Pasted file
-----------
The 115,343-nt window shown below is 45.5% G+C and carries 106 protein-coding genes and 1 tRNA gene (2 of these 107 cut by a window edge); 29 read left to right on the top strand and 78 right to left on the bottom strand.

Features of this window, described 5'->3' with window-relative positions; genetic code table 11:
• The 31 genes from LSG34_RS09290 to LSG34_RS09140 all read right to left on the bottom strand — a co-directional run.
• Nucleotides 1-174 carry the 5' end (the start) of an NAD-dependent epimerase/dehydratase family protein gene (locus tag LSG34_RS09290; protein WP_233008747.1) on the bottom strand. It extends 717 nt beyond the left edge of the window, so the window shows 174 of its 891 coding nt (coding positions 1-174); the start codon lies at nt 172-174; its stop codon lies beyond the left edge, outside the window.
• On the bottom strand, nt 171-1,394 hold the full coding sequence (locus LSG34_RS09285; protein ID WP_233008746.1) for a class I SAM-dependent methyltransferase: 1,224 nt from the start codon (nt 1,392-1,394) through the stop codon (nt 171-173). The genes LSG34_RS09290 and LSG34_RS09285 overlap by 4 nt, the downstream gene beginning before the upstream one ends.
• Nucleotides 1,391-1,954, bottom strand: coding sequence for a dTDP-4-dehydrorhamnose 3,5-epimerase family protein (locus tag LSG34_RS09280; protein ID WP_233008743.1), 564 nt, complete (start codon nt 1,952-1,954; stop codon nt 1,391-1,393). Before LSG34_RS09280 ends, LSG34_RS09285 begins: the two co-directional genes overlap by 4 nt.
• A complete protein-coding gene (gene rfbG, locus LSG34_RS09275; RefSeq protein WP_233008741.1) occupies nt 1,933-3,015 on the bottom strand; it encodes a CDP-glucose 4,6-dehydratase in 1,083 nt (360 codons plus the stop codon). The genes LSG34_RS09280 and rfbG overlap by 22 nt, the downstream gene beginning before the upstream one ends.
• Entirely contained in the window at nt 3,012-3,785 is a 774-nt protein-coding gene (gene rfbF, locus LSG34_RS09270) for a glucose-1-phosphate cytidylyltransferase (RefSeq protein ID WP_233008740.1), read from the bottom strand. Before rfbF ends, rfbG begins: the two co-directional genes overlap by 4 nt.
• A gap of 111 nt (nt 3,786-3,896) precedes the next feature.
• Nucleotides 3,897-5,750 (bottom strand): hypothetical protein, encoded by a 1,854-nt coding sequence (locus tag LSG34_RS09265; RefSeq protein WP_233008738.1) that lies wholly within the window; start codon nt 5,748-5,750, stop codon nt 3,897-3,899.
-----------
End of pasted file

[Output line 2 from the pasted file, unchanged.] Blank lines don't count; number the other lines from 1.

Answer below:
Features of this window, described 5'->3' with window-relative positions; genetic code table 11: